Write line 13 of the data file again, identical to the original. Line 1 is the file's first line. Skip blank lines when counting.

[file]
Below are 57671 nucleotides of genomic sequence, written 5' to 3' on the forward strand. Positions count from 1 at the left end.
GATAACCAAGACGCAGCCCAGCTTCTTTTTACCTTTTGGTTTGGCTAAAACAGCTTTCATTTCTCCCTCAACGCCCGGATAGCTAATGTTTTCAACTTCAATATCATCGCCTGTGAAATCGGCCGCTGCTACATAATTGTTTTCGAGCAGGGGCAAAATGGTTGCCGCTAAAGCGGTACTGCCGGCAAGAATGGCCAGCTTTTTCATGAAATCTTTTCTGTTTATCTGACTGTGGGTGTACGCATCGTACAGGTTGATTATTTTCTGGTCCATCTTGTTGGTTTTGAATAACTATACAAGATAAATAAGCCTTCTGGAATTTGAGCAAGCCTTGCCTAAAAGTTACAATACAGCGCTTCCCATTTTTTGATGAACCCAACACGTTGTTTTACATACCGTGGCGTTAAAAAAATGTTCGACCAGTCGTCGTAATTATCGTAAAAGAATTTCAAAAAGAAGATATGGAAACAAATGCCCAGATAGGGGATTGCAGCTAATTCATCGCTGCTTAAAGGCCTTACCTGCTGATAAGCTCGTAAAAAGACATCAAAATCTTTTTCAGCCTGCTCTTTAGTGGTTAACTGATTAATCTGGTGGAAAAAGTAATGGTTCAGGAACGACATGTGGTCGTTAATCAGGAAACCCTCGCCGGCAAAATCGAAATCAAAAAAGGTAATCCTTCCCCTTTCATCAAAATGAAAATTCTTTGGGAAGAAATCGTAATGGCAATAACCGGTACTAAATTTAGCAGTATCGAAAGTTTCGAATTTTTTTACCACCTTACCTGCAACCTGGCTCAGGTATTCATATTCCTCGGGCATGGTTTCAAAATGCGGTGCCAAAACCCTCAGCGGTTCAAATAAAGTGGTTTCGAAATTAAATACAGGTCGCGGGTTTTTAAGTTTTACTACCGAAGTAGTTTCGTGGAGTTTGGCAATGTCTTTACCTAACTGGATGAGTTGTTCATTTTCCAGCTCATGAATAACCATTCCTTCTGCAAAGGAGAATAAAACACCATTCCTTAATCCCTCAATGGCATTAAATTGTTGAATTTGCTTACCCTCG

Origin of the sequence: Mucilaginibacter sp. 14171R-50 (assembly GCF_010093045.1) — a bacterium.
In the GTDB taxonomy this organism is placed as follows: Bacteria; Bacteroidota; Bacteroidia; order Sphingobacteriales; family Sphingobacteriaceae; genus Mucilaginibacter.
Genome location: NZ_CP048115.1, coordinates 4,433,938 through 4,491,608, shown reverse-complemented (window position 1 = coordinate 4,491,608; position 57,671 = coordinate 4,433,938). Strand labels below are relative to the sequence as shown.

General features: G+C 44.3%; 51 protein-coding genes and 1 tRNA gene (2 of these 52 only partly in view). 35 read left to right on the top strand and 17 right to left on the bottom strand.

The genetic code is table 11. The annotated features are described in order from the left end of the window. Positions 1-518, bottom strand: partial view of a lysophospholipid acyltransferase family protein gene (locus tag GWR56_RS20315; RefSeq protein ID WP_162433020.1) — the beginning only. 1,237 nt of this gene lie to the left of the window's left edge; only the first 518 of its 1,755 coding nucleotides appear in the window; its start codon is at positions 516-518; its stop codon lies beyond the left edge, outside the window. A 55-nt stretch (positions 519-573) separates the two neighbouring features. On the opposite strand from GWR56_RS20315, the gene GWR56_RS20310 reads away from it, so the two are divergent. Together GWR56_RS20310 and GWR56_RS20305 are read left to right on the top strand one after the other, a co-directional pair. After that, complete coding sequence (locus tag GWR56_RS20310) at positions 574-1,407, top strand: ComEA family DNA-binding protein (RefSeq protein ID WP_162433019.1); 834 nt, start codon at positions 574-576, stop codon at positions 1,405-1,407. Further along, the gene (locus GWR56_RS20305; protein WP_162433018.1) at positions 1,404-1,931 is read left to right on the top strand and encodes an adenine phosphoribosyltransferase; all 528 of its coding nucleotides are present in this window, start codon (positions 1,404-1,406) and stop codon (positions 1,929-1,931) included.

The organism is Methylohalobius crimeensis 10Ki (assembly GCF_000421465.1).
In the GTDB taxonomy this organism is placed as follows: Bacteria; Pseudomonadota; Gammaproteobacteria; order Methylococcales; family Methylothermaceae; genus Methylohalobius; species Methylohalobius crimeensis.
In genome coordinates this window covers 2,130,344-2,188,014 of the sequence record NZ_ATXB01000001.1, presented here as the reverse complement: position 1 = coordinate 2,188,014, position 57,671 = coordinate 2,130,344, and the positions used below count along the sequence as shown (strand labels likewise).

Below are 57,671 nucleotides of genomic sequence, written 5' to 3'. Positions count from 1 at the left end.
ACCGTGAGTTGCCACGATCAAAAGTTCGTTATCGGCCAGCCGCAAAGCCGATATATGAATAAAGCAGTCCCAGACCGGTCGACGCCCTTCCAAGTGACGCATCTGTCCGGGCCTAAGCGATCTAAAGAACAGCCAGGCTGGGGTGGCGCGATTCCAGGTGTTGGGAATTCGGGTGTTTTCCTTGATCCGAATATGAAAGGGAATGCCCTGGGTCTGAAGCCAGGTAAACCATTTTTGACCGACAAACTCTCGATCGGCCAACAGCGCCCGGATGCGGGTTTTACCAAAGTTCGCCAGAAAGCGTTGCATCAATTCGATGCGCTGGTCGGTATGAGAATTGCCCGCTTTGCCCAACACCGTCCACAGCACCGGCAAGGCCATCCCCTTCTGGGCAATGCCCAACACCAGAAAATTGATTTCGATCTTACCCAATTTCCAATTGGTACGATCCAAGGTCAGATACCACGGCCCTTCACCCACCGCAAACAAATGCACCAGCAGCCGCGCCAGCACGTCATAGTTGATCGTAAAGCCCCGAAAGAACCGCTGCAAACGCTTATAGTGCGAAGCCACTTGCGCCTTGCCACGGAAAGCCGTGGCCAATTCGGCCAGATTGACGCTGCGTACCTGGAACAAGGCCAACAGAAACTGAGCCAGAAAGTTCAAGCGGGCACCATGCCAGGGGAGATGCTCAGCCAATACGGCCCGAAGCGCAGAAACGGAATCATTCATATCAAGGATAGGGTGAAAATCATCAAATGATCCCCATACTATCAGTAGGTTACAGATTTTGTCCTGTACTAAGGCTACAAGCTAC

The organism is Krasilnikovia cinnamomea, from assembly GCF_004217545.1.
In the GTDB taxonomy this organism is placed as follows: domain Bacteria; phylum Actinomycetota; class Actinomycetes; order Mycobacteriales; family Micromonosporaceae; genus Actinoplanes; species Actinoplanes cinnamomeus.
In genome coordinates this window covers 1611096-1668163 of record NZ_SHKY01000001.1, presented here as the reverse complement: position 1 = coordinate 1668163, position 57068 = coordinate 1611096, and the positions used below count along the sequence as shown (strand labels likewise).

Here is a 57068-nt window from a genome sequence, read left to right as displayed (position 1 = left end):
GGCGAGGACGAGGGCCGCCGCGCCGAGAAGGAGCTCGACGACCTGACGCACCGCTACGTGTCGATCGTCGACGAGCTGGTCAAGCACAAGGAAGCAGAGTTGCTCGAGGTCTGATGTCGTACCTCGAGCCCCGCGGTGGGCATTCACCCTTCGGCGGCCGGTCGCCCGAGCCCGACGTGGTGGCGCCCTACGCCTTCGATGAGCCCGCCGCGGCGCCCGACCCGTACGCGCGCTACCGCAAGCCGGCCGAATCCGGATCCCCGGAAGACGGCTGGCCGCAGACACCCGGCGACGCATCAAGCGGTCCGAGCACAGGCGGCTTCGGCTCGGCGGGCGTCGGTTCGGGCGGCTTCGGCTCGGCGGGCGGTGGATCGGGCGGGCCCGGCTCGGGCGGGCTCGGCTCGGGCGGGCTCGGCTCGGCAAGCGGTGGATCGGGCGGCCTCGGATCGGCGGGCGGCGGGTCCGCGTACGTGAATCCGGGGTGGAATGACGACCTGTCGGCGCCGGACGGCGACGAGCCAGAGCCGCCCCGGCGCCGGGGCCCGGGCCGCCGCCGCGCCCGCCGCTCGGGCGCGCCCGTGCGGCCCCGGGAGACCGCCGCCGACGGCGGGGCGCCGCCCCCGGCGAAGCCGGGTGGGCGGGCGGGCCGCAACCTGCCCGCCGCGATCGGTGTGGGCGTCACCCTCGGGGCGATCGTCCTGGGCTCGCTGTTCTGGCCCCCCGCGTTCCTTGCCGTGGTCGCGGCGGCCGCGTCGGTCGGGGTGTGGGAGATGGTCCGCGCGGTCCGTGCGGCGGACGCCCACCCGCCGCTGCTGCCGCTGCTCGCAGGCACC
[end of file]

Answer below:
The organism is Krasilnikovia cinnamomea, from assembly GCF_004217545.1.